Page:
Papers, 1937-1994 (bulk 1946-1975).


Papers, 1937-1994 (bulk 1946-1975).

This collection contains correspondence (domestic, foreign, lecture tours), published and unpublished writings (articles, memoirs, reviews), and clippings, ephemera and internal documents (political activities and topics). Principal and/or prominent correspondents include James Aronson, Cedric Belfrage, W. E. B. DuBois, Charles Humboldt, John Howard Lawson, Harry Magdoff, Jean Rubenstein, Pete Seeger, Helen and Morton Sobell, Willard Uphaus, Dr. Harry F. Ward, and Doxey and Yolanda Wilkerson.

5.0 linear ft.


SNAC Resource ID: 7582329

Churchill County Museum

Related Entities

There are 15 Entities related to this resource.

Seeger, Pete, 1919-2014 (person)

Pete Seeger (1919-2014) was an American folk singer and social activist. As a member of the Weavers, Seeger was often heard on the radio in the early 1950s, most notably on their recording of Lead Belly's "Goodnight, Irene". In the 1960s, Seeger re-emerged on the public scene as a prominent singer of protest music in support of international disarmament, civil rights, counterculture, workers' rights, and environmental causes. A prolific songwriter, his best-known songs include "Where Have ...

Belfrage, Cedric, 1904-1990 (person)

Cedric Belfrage, socialist, author, journalist, translator, and co-founder of the National Guardian, was born in London in 1904. His early career as a film critic began at Cambridge University, where he published his first article in Kinematograph Weekly (1924). In 1927 Belfrage went to Hollywood, where he was hired by the New York Sun and Film Weekly as a correspondent. Belfrage returned to London in 1930 as Sam Goldwyn's press agent. Lord Beaverbrook of the Sunday Express soon hir...

Rubinstein, Annette T. (Annette Teta), 1910-2007 (person)

Rubinstein, Marxist educator, editor, writer, literary critic and political activist, was born in New York on April 12, 1910. She studied philosophy at Columbia University, completing her dissertation, Realistic Ethics, in 1934. Although often critical of its positions, Rubinstein was a member of the Communist Party from the 1930s into the 1950s. She was active in the American Labor Party and later became its Vice-Chairman for New York. In 1934 she began a long relationship with the...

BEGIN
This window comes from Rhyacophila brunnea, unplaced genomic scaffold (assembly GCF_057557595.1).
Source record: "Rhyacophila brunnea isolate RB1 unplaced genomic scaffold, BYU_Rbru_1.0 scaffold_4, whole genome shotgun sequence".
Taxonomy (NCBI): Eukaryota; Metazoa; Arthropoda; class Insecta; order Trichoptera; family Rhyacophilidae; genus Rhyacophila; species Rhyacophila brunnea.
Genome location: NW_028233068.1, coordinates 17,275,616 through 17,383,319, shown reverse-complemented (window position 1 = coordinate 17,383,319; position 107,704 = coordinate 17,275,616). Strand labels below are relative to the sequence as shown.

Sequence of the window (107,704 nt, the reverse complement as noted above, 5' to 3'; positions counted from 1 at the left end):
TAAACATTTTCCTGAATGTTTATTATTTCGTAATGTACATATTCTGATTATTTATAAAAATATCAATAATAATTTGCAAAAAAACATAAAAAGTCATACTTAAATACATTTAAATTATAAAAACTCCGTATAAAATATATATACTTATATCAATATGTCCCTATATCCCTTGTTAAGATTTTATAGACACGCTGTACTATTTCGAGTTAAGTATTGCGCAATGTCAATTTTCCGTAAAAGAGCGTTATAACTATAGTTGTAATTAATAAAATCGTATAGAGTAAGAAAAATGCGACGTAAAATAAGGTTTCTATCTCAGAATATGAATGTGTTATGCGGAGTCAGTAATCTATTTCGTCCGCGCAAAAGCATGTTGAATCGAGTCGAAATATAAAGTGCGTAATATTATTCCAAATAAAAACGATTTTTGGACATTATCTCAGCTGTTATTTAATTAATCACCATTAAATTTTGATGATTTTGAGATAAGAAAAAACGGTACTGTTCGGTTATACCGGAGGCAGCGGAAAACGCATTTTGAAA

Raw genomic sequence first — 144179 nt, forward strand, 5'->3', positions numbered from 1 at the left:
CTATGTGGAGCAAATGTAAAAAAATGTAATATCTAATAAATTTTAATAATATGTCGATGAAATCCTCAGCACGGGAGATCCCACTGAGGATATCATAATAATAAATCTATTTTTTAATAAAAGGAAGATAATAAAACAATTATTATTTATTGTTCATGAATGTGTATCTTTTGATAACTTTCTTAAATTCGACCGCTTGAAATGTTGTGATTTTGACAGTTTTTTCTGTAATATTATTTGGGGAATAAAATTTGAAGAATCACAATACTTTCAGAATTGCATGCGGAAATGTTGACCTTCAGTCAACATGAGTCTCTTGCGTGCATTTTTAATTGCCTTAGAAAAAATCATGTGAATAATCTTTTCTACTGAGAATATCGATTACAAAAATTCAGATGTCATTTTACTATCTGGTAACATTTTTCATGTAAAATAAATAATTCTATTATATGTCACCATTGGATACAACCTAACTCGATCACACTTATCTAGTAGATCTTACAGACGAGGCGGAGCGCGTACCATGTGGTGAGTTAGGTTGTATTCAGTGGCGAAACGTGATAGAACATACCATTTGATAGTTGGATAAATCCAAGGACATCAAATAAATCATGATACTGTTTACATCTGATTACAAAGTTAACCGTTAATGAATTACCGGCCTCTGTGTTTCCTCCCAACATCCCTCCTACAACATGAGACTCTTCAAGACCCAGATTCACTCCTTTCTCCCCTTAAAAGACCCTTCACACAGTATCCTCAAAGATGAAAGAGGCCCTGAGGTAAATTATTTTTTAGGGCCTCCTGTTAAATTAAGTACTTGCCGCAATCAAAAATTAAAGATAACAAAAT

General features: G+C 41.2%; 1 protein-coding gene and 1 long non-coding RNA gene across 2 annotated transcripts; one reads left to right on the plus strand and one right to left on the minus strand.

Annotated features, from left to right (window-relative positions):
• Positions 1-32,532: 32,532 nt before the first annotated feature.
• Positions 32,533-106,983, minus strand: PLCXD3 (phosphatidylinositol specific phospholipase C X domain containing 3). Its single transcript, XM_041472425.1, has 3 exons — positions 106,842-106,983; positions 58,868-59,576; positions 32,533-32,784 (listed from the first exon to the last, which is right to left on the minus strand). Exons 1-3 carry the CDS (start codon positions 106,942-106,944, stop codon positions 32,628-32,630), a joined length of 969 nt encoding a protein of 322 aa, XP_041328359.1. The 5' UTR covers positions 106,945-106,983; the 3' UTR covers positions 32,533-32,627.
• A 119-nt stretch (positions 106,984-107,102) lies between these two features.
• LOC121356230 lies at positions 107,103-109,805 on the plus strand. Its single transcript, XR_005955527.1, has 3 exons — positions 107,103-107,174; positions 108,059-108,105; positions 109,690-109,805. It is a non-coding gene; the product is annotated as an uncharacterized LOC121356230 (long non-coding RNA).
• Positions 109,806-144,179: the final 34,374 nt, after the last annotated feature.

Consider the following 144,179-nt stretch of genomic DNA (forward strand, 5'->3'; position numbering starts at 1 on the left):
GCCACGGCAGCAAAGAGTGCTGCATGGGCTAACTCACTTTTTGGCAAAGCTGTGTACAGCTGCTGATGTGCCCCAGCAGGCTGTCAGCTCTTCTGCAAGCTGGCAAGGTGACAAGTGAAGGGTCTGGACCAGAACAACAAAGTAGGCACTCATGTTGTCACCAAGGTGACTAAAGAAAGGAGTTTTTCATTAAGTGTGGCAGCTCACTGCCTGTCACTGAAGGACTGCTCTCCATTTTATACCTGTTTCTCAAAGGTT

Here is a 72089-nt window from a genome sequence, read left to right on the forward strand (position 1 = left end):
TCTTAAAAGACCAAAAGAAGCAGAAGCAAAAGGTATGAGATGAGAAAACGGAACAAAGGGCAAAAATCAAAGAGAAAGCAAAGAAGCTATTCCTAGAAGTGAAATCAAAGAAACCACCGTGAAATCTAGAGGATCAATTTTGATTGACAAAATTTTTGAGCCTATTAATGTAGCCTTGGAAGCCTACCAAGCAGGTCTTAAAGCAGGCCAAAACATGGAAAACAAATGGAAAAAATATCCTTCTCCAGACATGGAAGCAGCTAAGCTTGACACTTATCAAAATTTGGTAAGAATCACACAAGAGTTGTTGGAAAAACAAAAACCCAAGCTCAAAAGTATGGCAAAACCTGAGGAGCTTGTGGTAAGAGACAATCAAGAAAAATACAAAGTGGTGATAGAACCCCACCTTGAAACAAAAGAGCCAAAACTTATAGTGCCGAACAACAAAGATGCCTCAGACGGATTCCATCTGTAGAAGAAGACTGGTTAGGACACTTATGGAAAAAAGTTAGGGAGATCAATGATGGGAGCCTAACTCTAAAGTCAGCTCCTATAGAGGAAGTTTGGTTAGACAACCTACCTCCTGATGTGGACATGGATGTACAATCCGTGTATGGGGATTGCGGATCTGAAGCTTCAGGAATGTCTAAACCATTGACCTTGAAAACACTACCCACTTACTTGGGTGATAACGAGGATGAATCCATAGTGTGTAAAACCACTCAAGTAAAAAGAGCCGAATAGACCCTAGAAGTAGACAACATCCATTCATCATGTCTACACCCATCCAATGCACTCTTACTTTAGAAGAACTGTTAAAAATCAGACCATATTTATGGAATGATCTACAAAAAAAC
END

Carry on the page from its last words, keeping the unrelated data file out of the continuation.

Lawson, John Howard, 1894-1977 (person)

John Howard Lawson (1894-1977) was a writer, and head of the Hollywood division of the American Communist Party. Lawson was born in New York City, New York in 1894. After studying at Williams College, he became a successful playwright. In 1928, Lawson moved to Hollywood where he wrote scripts for films such as The Ship for Shanghai, Bachelor Apartment, and Goodbye Love. In 1933, Lawson joined with Lester Cole and Samuel Ornitz to establish the Screen Writers Guild and was the organization's firs...

Humboldt, Charles (person)

Rubenstein, Jean. (person)

Magdoff, Harry (person)

Wilkerson, Yolanda. (person)

Sobell, Helen (person)

Helen Sobell was the wife of convicted atomic spy Morton Sobell. From the guide to the Helen Sobell Autobiographical Typescript: "Double Exposure", undated, (Tamiment Library / Wagner Archives) ...

Wilkerson, Doxey Alphonso, 1905-1993 (person)

An African-American educator, Doxey A. Wilkerson, made significant contributions to early childhood education and teacher education for secondary school, especially with regard to minority and disadvantaged students. Wilkerson was a professor of education at Howard University from 1935-1943 and served as a research associate for the Carnegie Corporation study of the Negro in America, 1939-1940. He served as national vice president of the American Federation of Teachers (...

Du Bois, W. E. B. (William Edward Burghardt), 1868-1963 (person)

W. E. B. Du Bois was an American sociologist, socialist, historian, civil rights activist, Pan-Africanist, author, writer and editor. Educated at Fisk University, he did graduate work at the University of Berlin and Harvard, where he was the first African American to earn a doctorate. Du Bois became a professor of history, sociology and economics at Atlanta University. Due to his contributions in the African-American community he was seen as a member of a Black elite that supported some aspects ...

Uphaus, Willard E. (Willard Edwin), 1890-1983 (person)

Aronson, James (person)

Materials written by or pertaining to W.E.B. Du Bois, collected by James Aronson, who was executive editor of the "National Guardian" from 1948 to 1967. From the description of James Aronson/W.E.B. Du Bois collection, 1946-1983. (University of Massachusetts Amherst). WorldCat record id: 53085881 ...

Sobell, Morton, 1917-2018 (person)

Morton Sobell (April 11, 1917 – December 26, 2018) was an American engineer who is known for having been convicted of spying for the Soviet Union when it was an ally of the United States during late World War II; he was charged as part of a conspiracy said to include Julius Rosenberg and his wife, and others. Sobell worked on military and government contracts with General Electric and Reeves Electronics in the 1940s, including during World War II. Sobell was tried and convicted of espionage in 1...

Ward, Harry Frederick, 1873-1966 (person)